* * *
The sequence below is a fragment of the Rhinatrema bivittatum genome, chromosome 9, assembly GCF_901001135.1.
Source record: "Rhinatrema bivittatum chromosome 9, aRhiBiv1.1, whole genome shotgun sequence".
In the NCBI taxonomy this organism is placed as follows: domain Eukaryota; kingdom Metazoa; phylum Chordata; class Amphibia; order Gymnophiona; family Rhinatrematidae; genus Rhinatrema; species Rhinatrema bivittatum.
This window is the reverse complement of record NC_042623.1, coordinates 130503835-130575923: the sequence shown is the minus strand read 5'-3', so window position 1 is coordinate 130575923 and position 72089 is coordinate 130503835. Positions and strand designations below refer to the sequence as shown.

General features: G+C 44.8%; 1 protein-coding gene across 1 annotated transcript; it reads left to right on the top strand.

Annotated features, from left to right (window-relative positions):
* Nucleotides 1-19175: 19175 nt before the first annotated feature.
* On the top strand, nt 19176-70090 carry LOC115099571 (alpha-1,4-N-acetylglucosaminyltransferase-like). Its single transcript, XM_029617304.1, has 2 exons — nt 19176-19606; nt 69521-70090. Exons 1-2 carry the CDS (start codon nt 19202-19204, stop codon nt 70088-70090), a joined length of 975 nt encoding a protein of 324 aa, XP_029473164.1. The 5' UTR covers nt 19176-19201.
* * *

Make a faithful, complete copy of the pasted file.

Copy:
The sequence below is a fragment of the Rhinatrema bivittatum genome, chromosome 9, assembly GCF_901001135.1.
Source record: "Rhinatrema bivittatum chromosome 9, aRhiBiv1.1, whole genome shotgun sequence".
In the NCBI taxonomy this organism is placed as follows: domain Eukaryota; kingdom Metazoa; phylum Chordata; class Amphibia; order Gymnophiona; family Rhinatrematidae; genus Rhinatrema; species Rhinatrema bivittatum.
This window is the reverse complement of record NC_042623.1, coordinates 130503835-130575923: the sequence shown is the minus strand read 5'-3', so window position 1 is coordinate 130575923 and position 72089 is coordinate 130503835. Positions and strand designations below refer to the sequence as shown.

General features: G+C 44.8%; 1 protein-coding gene across 1 annotated transcript; it reads left to right on the top strand.

Annotated features, from left to right (window-relative positions):
* Nucleotides 1-19175: 19175 nt before the first annotated feature.
* On the top strand, nt 19176-70090 carry LOC115099571 (alpha-1,4-N-acetylglucosaminyltransferase-like). Its single transcript, XM_029617304.1, has 2 exons — nt 19176-19606; nt 69521-70090. Exons 1-2 carry the CDS (start codon nt 19202-19204, stop codon nt 70088-70090), a joined length of 975 nt encoding a protein of 324 aa, XP_029473164.1. The 5' UTR covers nt 19176-19201.